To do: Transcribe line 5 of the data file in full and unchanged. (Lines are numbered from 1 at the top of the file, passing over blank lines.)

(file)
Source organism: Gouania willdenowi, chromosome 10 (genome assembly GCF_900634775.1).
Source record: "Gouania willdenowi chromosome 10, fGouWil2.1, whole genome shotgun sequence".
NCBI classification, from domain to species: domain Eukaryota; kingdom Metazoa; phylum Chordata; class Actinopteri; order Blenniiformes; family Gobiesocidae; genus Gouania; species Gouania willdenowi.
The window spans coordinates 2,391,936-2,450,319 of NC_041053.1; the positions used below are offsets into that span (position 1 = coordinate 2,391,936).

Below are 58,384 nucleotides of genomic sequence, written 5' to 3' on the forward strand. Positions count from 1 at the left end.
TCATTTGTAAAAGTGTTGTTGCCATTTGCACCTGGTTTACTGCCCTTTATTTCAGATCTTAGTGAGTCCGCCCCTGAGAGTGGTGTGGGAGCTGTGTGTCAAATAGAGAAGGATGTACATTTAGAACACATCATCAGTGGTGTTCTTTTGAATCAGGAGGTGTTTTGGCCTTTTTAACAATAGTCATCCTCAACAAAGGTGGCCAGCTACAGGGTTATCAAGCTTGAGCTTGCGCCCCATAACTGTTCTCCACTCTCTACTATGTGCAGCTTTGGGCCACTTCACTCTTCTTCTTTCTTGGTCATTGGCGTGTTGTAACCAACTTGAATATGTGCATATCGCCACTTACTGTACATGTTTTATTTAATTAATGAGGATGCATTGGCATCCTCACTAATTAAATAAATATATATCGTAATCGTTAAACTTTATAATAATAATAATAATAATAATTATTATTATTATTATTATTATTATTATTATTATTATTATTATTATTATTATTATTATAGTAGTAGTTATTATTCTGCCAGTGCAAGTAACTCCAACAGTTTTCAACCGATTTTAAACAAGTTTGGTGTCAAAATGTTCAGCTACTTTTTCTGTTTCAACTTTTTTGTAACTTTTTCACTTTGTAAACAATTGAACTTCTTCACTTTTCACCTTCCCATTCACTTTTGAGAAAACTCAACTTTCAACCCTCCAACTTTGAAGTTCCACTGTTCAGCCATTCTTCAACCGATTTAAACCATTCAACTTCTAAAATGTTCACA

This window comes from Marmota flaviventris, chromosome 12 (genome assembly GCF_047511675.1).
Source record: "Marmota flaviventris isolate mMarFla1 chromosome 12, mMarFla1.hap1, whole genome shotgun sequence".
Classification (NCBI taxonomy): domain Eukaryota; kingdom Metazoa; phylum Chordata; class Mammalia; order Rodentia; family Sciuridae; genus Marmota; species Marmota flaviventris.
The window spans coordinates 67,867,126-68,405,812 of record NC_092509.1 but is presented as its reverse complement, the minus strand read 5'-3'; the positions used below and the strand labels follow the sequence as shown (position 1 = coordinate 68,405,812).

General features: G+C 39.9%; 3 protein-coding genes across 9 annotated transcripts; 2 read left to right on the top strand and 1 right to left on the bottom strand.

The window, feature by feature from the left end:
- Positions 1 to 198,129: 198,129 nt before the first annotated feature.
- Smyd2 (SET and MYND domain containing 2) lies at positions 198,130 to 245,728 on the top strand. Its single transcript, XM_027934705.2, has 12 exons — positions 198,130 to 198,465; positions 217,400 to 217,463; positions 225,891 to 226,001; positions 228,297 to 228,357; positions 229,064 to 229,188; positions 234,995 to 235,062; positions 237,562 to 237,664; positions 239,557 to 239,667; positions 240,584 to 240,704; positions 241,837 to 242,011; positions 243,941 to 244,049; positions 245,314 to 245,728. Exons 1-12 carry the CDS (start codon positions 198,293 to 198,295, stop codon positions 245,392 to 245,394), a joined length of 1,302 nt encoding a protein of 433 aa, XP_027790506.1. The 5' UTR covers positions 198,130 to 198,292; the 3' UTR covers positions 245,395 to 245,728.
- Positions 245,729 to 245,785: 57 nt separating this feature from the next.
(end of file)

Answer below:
Below are 58,384 nucleotides of genomic sequence, written 5' to 3' on the forward strand. Positions count from 1 at the left end.